JIS News

The Children’s Advocate, Mary Clarke, had called for speedy interventions to address the plight of excluded and invisible children.
Mrs. Clarke who was speaking at the launch of the United Nations Children’s Fund’s (UNICEF) 2006 Situation Analysis on Excluded Children in Jamaica on March 15 at the St. Andrew Settlement Community Centre in Majesty Gardens, said that far too many of the nation’s children fell into the category of excluded and invisible being either “vulnerable, on the edge of poverty, on the streets and abused and affected by violence”.
She said that the situation was further exacerbated when public services were made inaccessible to children and especially those with HIV/AIDS, because of stigma and discrimination.
According to Mrs. Clarke, exclusion produced a range of negative circumstances with children being unable, in later years, to relate to others in a socially productive way and find it difficult to function within society. Some may develop antisocial behaviour patterns, resort to violence, and seek to inflict on others, the pain they experienced, while demonstrating a callous regard for people.
“We have to recognize the domino effect of exclusion and the vicious cycle it creates,” Mrs. Clarke stated.
“Lack of access to good quality education, for example, often leads to unemployment and poverty. Poorer households tend to have a larger number of children, which may contribute to inadequate parenting, abuse and poverty and the cycle continues,” she noted further.
Mrs. Clarke said that the factors, which contribute to exclusion such as poor living standards and conditions, lack of access to quality early year provisions, poor educational access and achievement, poor health, disabilities, poverty, inadequate provisions for safety and protection, lack of access to justice and discrimination, would have to be dealt with decisively.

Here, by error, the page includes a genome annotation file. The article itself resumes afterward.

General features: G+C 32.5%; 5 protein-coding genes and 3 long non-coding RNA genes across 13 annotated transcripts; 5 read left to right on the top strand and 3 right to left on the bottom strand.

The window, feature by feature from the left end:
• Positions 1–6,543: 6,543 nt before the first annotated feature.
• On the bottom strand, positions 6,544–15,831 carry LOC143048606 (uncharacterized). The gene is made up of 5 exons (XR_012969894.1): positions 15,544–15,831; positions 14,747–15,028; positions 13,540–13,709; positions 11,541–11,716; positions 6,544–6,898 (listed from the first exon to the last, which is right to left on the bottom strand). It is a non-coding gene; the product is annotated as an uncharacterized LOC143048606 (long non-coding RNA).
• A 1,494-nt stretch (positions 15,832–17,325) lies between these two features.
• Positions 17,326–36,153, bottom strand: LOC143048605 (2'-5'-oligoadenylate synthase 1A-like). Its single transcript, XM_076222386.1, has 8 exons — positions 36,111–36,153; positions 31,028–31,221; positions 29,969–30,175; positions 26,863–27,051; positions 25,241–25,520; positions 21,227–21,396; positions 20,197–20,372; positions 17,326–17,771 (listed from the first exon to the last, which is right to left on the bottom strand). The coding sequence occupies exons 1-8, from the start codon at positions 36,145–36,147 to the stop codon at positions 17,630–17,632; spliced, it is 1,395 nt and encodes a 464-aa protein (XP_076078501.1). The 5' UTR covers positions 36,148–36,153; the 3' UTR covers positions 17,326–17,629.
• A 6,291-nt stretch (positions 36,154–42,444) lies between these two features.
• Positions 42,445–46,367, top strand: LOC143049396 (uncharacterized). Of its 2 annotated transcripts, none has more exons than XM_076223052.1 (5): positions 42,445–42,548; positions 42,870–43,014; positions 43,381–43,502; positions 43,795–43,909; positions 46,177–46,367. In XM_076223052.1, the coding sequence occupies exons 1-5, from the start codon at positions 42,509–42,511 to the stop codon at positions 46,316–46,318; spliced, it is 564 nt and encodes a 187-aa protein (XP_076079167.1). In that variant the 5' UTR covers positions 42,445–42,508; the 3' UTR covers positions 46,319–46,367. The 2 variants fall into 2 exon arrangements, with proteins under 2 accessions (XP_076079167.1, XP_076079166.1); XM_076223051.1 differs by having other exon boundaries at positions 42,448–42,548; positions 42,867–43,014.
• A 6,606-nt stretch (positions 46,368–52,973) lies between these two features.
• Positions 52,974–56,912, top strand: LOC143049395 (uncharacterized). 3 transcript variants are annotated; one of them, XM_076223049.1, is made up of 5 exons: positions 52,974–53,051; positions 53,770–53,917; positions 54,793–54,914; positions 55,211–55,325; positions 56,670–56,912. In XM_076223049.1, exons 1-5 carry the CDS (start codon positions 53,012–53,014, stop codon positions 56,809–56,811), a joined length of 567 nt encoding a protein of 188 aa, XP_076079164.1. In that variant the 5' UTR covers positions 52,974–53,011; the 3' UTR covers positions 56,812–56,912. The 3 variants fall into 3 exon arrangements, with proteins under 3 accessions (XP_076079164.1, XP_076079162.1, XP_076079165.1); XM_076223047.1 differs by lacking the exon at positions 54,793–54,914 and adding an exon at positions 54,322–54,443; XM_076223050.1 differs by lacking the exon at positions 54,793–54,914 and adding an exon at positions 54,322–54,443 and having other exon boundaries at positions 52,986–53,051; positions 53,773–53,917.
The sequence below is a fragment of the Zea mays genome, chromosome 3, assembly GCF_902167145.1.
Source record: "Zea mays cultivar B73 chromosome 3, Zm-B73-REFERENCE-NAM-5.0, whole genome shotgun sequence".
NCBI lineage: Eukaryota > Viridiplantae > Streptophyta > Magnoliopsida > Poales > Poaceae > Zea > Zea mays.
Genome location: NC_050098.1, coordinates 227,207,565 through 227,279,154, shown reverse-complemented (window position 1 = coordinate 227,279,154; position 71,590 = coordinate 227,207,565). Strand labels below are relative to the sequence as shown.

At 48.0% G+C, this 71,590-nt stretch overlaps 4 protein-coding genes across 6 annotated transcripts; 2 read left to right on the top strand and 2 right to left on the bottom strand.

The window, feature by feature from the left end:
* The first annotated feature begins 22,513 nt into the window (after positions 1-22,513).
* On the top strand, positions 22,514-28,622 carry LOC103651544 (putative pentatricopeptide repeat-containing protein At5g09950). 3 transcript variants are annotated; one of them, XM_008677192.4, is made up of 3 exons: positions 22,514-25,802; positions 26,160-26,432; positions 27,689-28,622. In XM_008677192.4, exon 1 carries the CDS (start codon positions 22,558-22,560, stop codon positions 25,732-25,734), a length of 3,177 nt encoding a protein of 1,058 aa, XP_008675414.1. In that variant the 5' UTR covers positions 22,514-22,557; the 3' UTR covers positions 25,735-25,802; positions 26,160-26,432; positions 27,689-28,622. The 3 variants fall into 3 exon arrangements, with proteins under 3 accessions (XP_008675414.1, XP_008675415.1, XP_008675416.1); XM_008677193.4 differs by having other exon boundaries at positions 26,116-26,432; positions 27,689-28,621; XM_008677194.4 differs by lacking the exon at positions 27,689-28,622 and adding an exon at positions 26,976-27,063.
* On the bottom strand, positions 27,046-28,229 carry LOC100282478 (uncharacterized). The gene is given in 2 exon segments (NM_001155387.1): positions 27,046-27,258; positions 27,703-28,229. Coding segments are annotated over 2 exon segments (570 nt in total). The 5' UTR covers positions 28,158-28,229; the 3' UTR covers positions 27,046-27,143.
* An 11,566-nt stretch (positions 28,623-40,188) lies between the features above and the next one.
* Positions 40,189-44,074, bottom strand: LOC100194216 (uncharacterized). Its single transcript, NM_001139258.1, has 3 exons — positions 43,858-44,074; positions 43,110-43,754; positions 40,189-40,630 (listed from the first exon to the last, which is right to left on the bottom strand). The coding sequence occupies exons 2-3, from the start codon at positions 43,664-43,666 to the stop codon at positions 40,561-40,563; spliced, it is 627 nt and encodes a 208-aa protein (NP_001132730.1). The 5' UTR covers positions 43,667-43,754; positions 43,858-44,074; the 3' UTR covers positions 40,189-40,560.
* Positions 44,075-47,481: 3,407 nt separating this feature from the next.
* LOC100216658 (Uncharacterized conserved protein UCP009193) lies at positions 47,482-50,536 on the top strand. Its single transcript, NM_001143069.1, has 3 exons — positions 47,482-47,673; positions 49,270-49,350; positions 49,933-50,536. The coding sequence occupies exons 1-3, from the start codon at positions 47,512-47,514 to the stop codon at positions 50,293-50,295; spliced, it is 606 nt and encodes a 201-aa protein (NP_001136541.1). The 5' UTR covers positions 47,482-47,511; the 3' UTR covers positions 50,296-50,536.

The Children’s Advocate further called for public/private sector and international partnerships, the elimination of political, socio-economic and religious barriers, and the provision of adequate resources to address the issues.
She pointed out, that with the country’s ratification of the UN Convention on the Rights of the Child, “the survival, development and protection of children are no longer matters of charitable concern but of moral and legal obligation”.
“Excluded” children are those who are deprived of their rights and are unable to access essential goods and services. “Invisible”, means children who are not recognized, not identified and there is no preparation of resources for them.
According to the UNICEF report, 16,240 Jamaican children, aged five to 17 years, were involved in economic activities in 2004. The data also shows that the working child is most likely to be a male teenager, between age 15 and 17, who works an average 22 hours weekly. In addition, it estimated the number of children living or working on the streets to be approximately 2,000.
As Children’s Advocate, Mrs. Clarke is responsible for investigating and representing cases of violation of children’s rights and various forms of crimes and abuses against the nation’s children.
She was appointed January 1, 2006 to effectively implement the Child Care and Protection Act (2004).